March 1, 1895 [LAT/SB]: “Dr. R. F. Winchester has brought suit against the California Iron and Wrecking Company to recover $1320, alleged to be due for professional services rendered to one Pederson, a sailor, who was recently injured at the scene of the wrecking operations on the vessel Crown of England.”


May 9, 1895 [LAH]: “A skull that would prove a fine study for an antiquarian reposes in a box full of small curios at Phelps & Lowe's place, at No. 162 North Los Angeles Street, where it was placed by Michael Crane, the sailor who picked it out of Santa Rosa Island. According to Mr. Crane, who is working on the wrecked Crown of England, he was putting in a 'deadman' when his pick pushed through the skull and pulled it to the surface. Further investigation discovered the skeletons of a seven-foot man, a large woman and a small child. Packing the skull of the man with a few other relics, he brought them here. From appearances the man was a chief and at his death his family had been killed for company. A Herald reporter met Professor D. P. Stoner, the phrenologist, at the place named and together the relics were discussed....”


May 16, 1895 [SFCall]: “The two big boilers which J. D. Spreckles & Bros.’ Schooner Anna brought up from the ship Crown of England, wrecked some time ago on a reef at Santa Rosa Island, will be utilized by the Union Iron Works for the oil ship now being built for the Payta (Peru) trade. They are valued at about $15,000 apiece.”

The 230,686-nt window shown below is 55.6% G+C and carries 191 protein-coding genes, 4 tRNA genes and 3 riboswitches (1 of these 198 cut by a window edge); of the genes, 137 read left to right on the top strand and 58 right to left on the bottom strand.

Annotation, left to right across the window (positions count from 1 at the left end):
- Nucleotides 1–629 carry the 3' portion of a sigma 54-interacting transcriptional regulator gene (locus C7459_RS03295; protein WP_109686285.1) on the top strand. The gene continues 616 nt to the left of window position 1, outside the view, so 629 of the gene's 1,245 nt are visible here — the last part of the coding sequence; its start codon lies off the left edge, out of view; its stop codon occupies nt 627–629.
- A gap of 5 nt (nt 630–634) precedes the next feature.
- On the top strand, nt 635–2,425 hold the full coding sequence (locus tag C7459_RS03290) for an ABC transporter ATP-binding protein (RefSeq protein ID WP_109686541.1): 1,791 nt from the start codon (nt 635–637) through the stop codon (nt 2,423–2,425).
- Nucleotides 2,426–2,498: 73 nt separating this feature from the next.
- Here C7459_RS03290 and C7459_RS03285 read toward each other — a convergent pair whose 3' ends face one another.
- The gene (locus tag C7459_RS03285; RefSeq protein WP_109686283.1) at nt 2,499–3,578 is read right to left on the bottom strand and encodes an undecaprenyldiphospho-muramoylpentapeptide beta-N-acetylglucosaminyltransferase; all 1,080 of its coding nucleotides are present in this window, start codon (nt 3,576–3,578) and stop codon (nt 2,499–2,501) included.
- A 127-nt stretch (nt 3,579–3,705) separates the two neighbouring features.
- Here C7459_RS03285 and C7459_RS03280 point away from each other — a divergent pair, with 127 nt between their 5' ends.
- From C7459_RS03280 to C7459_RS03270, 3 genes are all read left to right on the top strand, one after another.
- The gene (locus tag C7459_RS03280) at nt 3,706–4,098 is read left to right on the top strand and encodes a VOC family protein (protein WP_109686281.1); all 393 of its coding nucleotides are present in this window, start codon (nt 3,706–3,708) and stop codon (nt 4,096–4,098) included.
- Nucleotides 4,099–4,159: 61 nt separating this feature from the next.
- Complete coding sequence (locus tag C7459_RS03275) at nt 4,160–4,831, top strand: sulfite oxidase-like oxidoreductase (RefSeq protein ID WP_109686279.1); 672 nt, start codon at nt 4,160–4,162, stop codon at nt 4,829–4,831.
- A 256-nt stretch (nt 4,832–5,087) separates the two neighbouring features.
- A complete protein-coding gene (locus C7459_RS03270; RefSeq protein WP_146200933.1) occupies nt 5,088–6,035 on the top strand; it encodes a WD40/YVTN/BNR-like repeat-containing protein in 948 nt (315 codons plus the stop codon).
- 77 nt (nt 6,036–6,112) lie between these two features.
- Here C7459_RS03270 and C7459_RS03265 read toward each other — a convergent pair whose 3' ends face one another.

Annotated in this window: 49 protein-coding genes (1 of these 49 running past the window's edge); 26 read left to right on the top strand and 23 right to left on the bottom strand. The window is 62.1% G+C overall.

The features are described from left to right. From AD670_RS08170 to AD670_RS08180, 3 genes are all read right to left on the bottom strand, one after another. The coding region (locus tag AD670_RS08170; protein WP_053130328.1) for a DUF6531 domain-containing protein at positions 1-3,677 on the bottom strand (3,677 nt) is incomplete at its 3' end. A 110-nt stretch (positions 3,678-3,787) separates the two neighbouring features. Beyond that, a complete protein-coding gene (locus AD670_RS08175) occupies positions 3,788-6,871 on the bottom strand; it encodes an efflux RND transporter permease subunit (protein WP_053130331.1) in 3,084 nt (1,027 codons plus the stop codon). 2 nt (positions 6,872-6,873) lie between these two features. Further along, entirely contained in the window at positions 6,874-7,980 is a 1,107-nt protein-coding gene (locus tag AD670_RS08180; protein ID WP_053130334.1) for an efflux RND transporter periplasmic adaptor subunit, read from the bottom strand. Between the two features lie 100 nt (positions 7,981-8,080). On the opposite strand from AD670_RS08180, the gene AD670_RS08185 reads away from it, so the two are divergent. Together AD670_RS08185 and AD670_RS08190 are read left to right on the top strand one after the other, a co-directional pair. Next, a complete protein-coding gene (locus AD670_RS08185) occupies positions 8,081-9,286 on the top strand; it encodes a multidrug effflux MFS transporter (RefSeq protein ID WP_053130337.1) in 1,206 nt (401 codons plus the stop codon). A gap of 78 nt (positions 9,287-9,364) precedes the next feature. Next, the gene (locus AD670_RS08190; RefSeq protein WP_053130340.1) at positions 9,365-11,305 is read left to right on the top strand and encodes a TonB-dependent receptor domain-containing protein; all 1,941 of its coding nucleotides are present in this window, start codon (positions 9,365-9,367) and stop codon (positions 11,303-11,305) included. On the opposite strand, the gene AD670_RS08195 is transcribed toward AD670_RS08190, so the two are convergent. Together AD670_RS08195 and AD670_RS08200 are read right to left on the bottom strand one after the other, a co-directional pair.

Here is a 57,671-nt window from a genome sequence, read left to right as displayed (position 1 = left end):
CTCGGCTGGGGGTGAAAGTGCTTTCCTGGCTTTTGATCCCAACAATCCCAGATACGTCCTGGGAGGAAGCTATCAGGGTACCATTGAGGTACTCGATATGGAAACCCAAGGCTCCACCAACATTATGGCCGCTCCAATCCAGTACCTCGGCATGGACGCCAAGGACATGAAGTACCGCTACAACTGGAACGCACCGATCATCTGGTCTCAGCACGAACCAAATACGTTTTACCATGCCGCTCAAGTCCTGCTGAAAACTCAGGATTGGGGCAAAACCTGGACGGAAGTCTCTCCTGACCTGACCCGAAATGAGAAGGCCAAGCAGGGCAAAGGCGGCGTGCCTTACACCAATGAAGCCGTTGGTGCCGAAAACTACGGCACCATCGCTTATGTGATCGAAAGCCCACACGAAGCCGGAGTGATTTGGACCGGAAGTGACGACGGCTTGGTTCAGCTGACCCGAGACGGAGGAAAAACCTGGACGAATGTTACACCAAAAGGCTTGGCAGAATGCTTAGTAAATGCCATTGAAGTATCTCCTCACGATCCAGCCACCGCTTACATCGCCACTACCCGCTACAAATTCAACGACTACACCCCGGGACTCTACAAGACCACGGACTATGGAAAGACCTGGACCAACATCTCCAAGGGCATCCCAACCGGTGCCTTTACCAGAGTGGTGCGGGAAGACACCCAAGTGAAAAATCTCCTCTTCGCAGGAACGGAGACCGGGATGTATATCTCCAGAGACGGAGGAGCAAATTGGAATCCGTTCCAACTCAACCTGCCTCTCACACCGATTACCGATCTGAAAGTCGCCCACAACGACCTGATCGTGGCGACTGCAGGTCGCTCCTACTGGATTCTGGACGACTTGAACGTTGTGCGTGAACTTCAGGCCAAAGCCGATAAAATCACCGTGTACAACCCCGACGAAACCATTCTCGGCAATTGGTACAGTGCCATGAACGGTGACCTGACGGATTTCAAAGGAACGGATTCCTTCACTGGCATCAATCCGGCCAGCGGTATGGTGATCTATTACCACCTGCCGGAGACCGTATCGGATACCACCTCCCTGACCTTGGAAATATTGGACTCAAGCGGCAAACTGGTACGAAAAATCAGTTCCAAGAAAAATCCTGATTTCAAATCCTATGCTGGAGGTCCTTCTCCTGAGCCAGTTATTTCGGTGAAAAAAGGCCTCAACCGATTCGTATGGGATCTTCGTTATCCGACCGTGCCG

May 20, 1895 [SBDI]: “The sloop Restless returned last night from San Miguel Island. She came down the south side of Santa Rosa Island and passed in full sight of the wreck of the Crown of England. Captain Burtis says that no work was being done there, that the sea was very heavy and was washing entirely over the wreck which he thought had swung around from her original position on the shelf of rock. He reports very rough weather in the open sea.”


May 21, 1895 [LAT/SB]: “The sloop Restless is in from San Miguel Island and the captain reports that he came down the south side of Santa Rosa Island, passing in full view of the wreck of the Crown of England, and that no work was being done there. The sea was heavy and was washing entirely over the wreck.”


May 21, 1895 [LAT/Red]: “The wrecking schooner Albion sailed last night for Santa Rosa Island for another cargo of scrap steel from the wreck of the Crown of England.”


June 9, 1895 [LAT/SB]: “Henry Rhorbeck, a seaman who has been at work on the Crown of England, had the misfortune to break one of his legs a few days since, and remained four days without receiving medical attention. He is now an inmate of the Cottage Hospital, being attended by Dr. Hall.”


June 9, 1895 [SFCall]: “Santa Barbara, June 8. Henry Rohrbeck, a wrecker employed on the ship Crown of England, ashore on Santa Rosa Island, was struck by a piece of iron early this week and his leg was badly fractured. Rohrbeck laid for days without surgical attendance and was today brought to the Cottage Hospital for treatment. Captain McGinn of the Santa Rosa states that the high winds of last week blew down the derricks, completely checking the work of the wreckers.”